Tired of cooking the same handful of meals each week, I enrolled on an international cookery course.
The course may have ended, but it's just whetted my appetite....

Join me on a weekly visit to the cuisines of the world, countries from A to Z, and back again!

Wednesday, 5 December 2012

P is for the Philippines

Where we're going this evening - the Philippines

Compounding my ignorance of quite where Oman was last week, to my shame I struggled to put my finger on the map as to where the Philippines are too.  What was I doing in geography classes?  Actually, I was  learning about hanging valleys and drumlins - but not learning about where places are, obviously.

In fact, about the only thing I can dredge up about the Philippines is that it was ruled in the fairly near past by a pretty unpleasant chap called Marcos, whose wife Imelda had a big thing for shoes.  If that's the best I can do, I'd better get researching...

....so the Philippines are in the far east - the total land mass is about twice the size of the UK, consisting of over 7,000 islands, and with a population about half as many again as the UK.  The climate is tropical, with a diverse range of fauna and flora.

As in so many instances, the Europeans were at it again in terms of deciding that this bit of land would make a fine extension to the county despite it not only being thousands of miles away, but also having a perfectly happy indiginous population.  In this case, it was the Spanish, and they so liked the archepeligo that they even named it after their king, Philip II.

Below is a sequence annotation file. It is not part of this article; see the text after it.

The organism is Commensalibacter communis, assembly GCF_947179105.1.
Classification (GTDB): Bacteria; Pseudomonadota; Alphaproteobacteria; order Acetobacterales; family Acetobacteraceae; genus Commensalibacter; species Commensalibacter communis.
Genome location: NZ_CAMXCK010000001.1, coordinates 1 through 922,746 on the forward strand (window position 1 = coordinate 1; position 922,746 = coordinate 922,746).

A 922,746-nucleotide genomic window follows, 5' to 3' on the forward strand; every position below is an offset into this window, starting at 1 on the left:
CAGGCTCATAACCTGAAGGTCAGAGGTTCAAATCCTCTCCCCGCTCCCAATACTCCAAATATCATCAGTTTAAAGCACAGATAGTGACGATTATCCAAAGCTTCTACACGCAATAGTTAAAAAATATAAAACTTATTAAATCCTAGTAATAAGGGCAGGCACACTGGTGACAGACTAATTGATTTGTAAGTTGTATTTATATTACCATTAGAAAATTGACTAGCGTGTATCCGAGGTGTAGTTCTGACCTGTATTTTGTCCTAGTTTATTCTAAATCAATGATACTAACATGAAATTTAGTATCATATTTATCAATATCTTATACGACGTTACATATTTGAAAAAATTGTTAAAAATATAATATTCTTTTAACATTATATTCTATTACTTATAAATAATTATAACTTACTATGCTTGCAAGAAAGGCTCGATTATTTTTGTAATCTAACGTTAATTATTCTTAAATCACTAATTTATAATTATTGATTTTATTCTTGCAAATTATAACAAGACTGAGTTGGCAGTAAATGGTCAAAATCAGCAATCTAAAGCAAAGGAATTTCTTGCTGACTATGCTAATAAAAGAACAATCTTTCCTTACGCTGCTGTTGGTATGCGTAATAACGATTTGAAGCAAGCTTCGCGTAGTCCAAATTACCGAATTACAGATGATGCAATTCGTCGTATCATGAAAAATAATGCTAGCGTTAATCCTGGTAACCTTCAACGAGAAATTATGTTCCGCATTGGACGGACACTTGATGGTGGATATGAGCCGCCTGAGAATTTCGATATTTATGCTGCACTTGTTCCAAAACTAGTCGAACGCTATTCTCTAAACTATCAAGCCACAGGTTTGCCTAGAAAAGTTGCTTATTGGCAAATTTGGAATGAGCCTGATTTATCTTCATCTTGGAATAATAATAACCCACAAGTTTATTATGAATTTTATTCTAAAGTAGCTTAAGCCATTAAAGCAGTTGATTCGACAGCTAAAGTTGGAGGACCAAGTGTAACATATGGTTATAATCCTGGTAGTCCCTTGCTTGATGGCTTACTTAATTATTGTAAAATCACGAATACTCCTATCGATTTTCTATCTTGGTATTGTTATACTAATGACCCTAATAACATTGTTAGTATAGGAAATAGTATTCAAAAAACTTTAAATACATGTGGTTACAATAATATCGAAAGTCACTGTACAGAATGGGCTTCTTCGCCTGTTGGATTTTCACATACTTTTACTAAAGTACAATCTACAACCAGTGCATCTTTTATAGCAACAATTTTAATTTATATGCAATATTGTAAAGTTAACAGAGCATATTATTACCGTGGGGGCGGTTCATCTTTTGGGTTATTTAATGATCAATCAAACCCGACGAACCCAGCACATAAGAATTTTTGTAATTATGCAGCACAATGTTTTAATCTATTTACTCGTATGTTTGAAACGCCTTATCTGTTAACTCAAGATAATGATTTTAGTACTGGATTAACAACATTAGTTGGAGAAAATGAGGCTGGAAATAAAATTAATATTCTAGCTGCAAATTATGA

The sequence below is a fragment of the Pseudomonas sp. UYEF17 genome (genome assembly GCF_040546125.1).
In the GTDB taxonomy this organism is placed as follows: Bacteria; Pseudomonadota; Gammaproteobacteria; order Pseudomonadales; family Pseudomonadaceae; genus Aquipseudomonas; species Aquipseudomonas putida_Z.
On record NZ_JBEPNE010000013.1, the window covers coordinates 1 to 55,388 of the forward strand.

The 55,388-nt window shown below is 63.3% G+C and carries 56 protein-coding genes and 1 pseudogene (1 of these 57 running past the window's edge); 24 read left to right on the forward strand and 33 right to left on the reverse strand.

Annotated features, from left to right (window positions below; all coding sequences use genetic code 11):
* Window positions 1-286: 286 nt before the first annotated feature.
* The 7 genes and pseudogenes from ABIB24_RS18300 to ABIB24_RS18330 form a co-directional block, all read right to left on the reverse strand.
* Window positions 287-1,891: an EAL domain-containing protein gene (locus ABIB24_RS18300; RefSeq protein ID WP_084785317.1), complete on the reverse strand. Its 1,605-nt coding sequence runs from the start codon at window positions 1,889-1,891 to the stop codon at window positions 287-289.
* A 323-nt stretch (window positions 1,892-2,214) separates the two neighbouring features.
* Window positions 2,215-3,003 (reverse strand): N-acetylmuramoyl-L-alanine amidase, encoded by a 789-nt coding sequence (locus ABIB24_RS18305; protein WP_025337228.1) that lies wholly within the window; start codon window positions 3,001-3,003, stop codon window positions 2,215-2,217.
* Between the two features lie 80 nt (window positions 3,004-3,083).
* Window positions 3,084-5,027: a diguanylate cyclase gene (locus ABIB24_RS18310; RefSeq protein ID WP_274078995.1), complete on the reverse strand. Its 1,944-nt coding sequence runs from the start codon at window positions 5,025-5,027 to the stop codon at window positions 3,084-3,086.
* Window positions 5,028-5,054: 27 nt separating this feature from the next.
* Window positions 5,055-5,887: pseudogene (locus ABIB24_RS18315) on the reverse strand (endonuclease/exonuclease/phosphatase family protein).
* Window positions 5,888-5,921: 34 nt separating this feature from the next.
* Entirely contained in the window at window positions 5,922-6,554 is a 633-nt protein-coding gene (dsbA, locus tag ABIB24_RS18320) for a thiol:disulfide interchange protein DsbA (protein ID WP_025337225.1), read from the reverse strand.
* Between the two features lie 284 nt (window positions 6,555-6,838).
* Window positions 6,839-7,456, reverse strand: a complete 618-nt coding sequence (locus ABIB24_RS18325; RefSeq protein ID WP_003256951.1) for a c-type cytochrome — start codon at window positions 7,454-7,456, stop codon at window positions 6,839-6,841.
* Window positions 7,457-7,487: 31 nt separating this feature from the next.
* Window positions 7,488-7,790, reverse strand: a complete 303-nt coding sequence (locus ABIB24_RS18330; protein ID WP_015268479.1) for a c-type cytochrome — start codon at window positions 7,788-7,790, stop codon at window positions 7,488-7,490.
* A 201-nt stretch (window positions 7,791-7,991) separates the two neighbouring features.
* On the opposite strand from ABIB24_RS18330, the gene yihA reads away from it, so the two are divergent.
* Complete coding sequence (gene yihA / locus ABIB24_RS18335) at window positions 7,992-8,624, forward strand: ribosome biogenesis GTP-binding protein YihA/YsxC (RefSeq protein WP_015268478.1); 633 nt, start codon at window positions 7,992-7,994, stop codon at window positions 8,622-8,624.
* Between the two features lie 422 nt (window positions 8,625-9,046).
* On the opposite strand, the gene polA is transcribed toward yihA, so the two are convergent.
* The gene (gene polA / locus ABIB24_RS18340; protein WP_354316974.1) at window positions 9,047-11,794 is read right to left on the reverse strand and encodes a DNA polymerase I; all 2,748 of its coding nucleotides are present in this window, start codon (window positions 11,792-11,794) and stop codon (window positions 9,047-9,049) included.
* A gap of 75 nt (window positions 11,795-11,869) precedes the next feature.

Finally independent in the mid fifties, Ferdinand Marcos was elected president a decade later, but being prevented by the constitution form being able to run for a third term in office, he declared martial rule and carried on regardless for another decade or so before being run out of town - to Hawaii, actually - with his wife and her unfeasably extensive footware collection.

Internal spats and wrangling ensued with a number of administrations over the next couple of decades being blighted with political scandals and allegations of corruption. All rather undignified, I'm afraid.  That doesn't stop the Filipinos from being a hardworking bunch - both at home and as expats all over the world - and the country is definitely being tipped as 'one to watch' in terms of development.

As far as the food goes, there's an undeniable Spanish influence but also from their Asian neighbours - however the food is described as 'robust' as opposed to spicy, and although rice is a staple, their Western roots mean that chopsticks are not as widely used as they are in the neighbouring countries.

So let's say kamusta to the Filipinos and see what's on the menu for tonight...

Tonight's Menu...

Characteristic of Filipino cuisine is the counterpoint between putting something sweet with something salty - the custom is to serve everything together rather than in courses, which rather underlines the practise of lots of bold sweet/sour/salty tastes all bunged together in one shebang.

Vinegar is a common ingredient - which I thought was very odd as I think of vinegar as British, for some reason, something to do with fish and chips not being the same without it, I guess - and also sweet rice.  So I'm opting for hopefully a bit of all the flavours for that authentic Filipino experience.